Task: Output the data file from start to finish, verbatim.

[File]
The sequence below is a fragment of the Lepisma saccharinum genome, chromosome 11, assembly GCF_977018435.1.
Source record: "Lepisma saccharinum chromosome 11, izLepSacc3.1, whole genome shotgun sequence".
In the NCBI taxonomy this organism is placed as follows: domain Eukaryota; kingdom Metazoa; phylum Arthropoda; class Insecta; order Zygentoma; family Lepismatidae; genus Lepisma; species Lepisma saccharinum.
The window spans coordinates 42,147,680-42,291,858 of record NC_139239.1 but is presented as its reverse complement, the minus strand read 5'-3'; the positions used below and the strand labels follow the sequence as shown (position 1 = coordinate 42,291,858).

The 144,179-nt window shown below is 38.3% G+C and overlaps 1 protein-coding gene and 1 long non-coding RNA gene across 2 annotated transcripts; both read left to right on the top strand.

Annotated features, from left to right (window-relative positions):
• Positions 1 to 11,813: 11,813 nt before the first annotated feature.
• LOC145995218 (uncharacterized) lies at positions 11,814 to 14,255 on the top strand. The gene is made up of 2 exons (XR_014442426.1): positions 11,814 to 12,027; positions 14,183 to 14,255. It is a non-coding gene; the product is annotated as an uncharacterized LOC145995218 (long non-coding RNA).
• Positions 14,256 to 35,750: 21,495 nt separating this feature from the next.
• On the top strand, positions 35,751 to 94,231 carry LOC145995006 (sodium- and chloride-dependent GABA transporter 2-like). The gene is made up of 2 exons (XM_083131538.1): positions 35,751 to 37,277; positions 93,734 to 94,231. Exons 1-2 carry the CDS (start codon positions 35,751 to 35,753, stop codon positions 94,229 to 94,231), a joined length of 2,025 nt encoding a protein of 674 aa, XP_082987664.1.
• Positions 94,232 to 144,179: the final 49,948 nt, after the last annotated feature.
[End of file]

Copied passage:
The sequence below is a fragment of the Lepisma saccharinum genome, chromosome 11, assembly GCF_977018435.1.
Source record: "Lepisma saccharinum chromosome 11, izLepSacc3.1, whole genome shotgun sequence".
In the NCBI taxonomy this organism is placed as follows: domain Eukaryota; kingdom Metazoa; phylum Arthropoda; class Insecta; order Zygentoma; family Lepismatidae; genus Lepisma; species Lepisma saccharinum.
The window spans coordinates 42,147,680-42,291,858 of record NC_139239.1 but is presented as its reverse complement, the minus strand read 5'-3'; the positions used below and the strand labels follow the sequence as shown (position 1 = coordinate 42,291,858).

The 144,179-nt window shown below is 38.3% G+C and overlaps 1 protein-coding gene and 1 long non-coding RNA gene across 2 annotated transcripts; both read left to right on the top strand.

Annotated features, from left to right (window-relative positions):
• Positions 1 to 11,813: 11,813 nt before the first annotated feature.
• LOC145995218 (uncharacterized) lies at positions 11,814 to 14,255 on the top strand. The gene is made up of 2 exons (XR_014442426.1): positions 11,814 to 12,027; positions 14,183 to 14,255. It is a non-coding gene; the product is annotated as an uncharacterized LOC145995218 (long non-coding RNA).
• Positions 14,256 to 35,750: 21,495 nt separating this feature from the next.
• On the top strand, positions 35,751 to 94,231 carry LOC145995006 (sodium- and chloride-dependent GABA transporter 2-like). The gene is made up of 2 exons (XM_083131538.1): positions 35,751 to 37,277; positions 93,734 to 94,231. Exons 1-2 carry the CDS (start codon positions 35,751 to 35,753, stop codon positions 94,229 to 94,231), a joined length of 2,025 nt encoding a protein of 674 aa, XP_082987664.1.
• Positions 94,232 to 144,179: the final 49,948 nt, after the last annotated feature.